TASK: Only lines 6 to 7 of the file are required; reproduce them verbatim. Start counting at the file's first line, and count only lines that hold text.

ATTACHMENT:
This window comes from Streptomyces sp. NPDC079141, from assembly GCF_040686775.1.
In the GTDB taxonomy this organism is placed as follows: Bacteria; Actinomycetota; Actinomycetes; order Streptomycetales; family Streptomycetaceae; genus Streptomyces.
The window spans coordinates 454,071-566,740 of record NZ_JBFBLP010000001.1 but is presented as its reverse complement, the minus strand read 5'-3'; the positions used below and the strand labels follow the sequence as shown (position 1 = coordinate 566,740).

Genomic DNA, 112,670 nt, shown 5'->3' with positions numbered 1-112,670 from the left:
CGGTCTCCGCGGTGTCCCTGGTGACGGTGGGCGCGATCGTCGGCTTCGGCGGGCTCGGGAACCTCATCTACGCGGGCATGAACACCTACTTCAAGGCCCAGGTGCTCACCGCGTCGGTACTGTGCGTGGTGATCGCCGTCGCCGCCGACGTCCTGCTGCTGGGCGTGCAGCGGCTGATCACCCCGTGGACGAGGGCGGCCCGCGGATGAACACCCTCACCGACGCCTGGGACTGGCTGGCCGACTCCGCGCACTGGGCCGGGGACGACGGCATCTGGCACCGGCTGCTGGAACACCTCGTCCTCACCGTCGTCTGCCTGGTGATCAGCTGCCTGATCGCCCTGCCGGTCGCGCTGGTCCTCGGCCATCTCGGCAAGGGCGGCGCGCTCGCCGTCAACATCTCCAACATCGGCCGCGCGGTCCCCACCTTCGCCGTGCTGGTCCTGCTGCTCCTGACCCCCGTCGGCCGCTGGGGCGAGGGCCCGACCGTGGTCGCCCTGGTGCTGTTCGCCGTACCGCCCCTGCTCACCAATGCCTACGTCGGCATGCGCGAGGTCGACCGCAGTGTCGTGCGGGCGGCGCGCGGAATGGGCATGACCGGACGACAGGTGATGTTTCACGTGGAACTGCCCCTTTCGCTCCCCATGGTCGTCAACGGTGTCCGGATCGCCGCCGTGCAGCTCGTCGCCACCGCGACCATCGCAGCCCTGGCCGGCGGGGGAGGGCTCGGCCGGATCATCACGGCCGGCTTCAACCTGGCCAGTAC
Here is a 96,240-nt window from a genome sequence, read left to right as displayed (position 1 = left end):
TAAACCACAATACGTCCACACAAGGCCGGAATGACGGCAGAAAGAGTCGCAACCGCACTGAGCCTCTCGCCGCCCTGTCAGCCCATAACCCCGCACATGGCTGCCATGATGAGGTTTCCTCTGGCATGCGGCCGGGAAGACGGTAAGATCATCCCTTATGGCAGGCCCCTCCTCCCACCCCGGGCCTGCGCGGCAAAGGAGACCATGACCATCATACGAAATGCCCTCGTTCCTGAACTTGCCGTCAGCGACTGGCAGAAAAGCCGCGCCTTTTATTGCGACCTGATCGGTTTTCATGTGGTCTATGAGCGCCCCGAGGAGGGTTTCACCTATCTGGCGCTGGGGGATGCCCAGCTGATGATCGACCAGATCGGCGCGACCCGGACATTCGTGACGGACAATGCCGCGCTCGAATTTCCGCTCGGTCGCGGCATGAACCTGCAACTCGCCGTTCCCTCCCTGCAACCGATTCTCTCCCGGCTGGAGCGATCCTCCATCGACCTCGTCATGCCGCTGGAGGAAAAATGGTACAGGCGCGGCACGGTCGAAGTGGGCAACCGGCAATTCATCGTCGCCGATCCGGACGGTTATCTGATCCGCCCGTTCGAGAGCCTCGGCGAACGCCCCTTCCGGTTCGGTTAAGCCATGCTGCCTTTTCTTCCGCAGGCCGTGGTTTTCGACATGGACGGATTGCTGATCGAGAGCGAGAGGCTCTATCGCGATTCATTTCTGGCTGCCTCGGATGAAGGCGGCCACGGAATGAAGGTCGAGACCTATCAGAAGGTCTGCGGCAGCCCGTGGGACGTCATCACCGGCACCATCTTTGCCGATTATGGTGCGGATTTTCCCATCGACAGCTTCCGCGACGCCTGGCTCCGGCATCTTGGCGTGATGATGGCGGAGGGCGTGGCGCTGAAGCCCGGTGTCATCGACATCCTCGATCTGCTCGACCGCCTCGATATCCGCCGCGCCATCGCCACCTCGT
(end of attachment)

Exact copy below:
Here is a 96,240-nt window from a genome sequence, read left to right as displayed (position 1 = left end):
TAAACCACAATACGTCCACACAAGGCCGGAATGACGGCAGAAAGAGTCGCAACCGCACTGAGCCTCTCGCCGCCCTGTCAGCCCATAACCCCGCACATGGCTGCCATGATGAGGTTTCCTCTGGCATGCGGCCGGGAAGACGGTAAGATCATCCCTTATGGCAGGCCCCTCCTCCCACCCCGGGCCTGCGCGGCAAAGGAGACCATGACCATCATACGAAATGCCCTCGTTCCTGAACTTGCCGTCAGCGACTGGCAGAAAAGCCGCGCCTTTTATTGCGACCTGATCGGTTTTCATGTGGTCTATGAGCGCCCCGAGGAGGGTTTCACCTATCTGGCGCTGGGGGATGCCCAGCTGATGATCGACCAGATCGGCGCGACCCGGACATTCGTGACGGACAATGCCGCGCTCGAATTTCCGCTCGGTCGCGGCATGAACCTGCAACTCGCCGTTCCCTCCCTGCAACCGATTCTCTCCCGGCTGGAGCGATCCTCCATCGACCTCGTCATGCCGCTGGAGGAAAAATGGTACAGGCGCGGCACGGTCGAAGTGGGCAACCGGCAATTCATCGTCGCCGATCCGGACGGTTATCTGATCCGCCCGTTCGAGAGCCTCGGCGAACGCCCCTTCCGGTTCGGTTAAGCCATGCTGCCTTTTCTTCCGCAGGCCGTGGTTTTCGACATGGACGGATTGCTGATCGAGAGCGAGAGGCTCTATCGCGATTCATTTCTGGCTGCCTCGGATGAAGGCGGCCACGGAATGAAGGTCGAGACCTATCAGAAGGTCTGCGGCAGCCCGTGGGACGTCATCACCGGCACCATCTTTGCCGATTATGGTGCGGATTTTCCCATCGACAGCTTCCGCGACGCCTGGCTCCGGCATCTTGGCGTGATGATGGCGGAGGGCGTGGCGCTGAAGCCCGGTGTCATCGACATCCTCGATCTGCTCGACCGCCTCGATATCCGCCGCGCCATCGCCACCTCGT